(Bloomberg) -- Federal Reserve Bank of St. Louis President James Bullard called current U.S. economic conditions “quite good” and said the goal of the central bank’s policy framework review should be to avoid a Japan-style deflationary trap.
“Unemployment is near a 50-year low. Inflation is low and stable,” Bullard said in an audio recording posted on the bank’s website Wednesday. “The economy’s not in recession, so it’s actually a good time to do strategic thinking for the future.”
The review has been underway for months and Bullard will host a Sept. 4 “Fed Listens” event at his bank to get community feedback.
Bullard did not directly discuss the current economic outlook, which has spooked investors amid deepening gloom and an escalating U.S.-China trade war. Stocks slumped and yields on two-year U.S. Treasuries rose above 10-year notes for the first time since the financial crisis. An inverted curve is widely viewed as a signal of a recession in future quarters.
Bullard dissented in June in favor of a quarter-point rate cut, which the Federal Open Market Committee delivered in July. Last week, he forecast just one more rate reduction this year, adding it’s premature to decide on action for September. Markets are pricing in rate cuts at each of the three remaining meetings this year.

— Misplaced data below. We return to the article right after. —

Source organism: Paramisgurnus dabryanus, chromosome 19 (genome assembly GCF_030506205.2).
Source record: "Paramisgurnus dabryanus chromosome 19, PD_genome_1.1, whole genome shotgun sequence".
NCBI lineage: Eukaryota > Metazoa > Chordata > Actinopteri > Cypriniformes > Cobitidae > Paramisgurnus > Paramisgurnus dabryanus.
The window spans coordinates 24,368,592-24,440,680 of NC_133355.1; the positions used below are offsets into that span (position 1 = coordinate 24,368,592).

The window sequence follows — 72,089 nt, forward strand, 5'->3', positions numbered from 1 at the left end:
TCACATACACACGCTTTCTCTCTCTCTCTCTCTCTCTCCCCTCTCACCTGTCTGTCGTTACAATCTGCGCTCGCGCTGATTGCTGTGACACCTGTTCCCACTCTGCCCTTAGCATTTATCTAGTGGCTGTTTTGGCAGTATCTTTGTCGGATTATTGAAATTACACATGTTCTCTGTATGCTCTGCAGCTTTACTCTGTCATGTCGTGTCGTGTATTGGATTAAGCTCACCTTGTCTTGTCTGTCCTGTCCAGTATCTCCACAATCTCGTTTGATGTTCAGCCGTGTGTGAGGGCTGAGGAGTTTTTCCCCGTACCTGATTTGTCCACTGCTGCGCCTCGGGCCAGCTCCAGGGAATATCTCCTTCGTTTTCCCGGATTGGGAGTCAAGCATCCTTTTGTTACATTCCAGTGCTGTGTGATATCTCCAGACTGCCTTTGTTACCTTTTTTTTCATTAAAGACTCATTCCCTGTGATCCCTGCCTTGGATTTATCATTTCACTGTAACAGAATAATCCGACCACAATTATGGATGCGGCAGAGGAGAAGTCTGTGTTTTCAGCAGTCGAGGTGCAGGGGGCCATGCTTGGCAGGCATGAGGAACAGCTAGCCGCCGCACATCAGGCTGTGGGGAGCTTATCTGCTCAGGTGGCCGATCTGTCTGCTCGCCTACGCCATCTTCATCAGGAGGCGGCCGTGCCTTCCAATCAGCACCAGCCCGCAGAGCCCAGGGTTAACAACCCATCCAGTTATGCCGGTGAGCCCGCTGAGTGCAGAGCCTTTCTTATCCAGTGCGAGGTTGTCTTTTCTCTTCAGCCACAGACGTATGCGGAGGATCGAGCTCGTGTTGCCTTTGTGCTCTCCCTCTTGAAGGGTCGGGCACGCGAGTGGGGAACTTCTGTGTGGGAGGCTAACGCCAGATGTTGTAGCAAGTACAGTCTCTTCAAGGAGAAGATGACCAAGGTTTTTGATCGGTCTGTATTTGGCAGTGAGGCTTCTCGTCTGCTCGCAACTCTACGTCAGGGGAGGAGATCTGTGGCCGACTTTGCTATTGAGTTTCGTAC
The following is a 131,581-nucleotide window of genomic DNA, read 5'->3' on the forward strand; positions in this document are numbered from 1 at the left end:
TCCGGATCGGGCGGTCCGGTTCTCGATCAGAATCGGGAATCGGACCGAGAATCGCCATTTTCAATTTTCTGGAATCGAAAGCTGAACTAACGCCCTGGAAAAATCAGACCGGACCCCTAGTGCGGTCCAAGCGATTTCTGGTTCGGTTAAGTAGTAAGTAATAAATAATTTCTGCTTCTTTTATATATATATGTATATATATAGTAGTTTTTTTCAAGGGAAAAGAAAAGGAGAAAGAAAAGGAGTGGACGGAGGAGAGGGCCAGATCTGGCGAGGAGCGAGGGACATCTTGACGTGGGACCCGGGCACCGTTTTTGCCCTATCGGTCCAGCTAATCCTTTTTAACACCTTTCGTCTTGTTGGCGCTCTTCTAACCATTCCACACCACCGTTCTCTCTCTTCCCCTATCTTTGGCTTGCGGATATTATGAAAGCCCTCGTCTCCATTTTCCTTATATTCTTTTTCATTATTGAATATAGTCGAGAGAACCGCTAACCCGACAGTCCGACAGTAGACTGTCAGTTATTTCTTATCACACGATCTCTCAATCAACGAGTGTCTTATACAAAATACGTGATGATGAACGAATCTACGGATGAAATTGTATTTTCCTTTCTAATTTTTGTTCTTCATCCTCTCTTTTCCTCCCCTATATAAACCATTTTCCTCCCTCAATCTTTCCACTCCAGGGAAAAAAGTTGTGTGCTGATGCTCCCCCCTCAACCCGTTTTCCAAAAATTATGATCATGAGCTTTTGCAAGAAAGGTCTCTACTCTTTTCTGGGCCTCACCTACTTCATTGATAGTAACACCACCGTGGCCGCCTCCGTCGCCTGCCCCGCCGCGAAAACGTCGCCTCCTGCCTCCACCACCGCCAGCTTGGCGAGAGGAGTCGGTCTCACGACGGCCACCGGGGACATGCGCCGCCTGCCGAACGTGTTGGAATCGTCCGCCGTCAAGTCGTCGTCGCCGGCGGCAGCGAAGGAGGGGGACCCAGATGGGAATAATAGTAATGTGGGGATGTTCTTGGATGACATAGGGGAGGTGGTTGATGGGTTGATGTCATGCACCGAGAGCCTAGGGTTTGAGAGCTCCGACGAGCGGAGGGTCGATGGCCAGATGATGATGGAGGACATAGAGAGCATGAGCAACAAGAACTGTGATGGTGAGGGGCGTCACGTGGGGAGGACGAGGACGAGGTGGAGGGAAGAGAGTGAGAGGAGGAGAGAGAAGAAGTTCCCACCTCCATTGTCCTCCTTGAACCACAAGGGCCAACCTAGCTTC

While Bullard didn’t comment on his current view of monetary policy, he said too-low inflation should be a central focus of the review.
“The question is whether you might get stuck at an inflation rate that’s lower than your inflation target,” Bullard said. “Certainly, the case in Japan where their policy rate hasn’t been above 50 basis points in 20 years and their inflation rate has been low or negative over that horizon. So, how can we stay out of that kind of trap, I think, is a key issue for this review.”
Bullard has favored an approach that allows for overshooting the central bank’s 2% inflation target to compensate for undershooting in past years. The U.S. inflation rate has been below the goal for most of the past seven years.
Negative interest rates have been deployed in Europe and Japan but haven’t been “as popular” in the U.S., but could be looked at, Bullard said.
His comments broke a mostly quiet August for Fed speakers, with no officials scheduled to give speeches until the annual Kansas City Fed monetary policy symposium in Jackson Hole, Wyoming, next week, where Fed officials typically give interviews. The schedule of speakers hasn’t been released.
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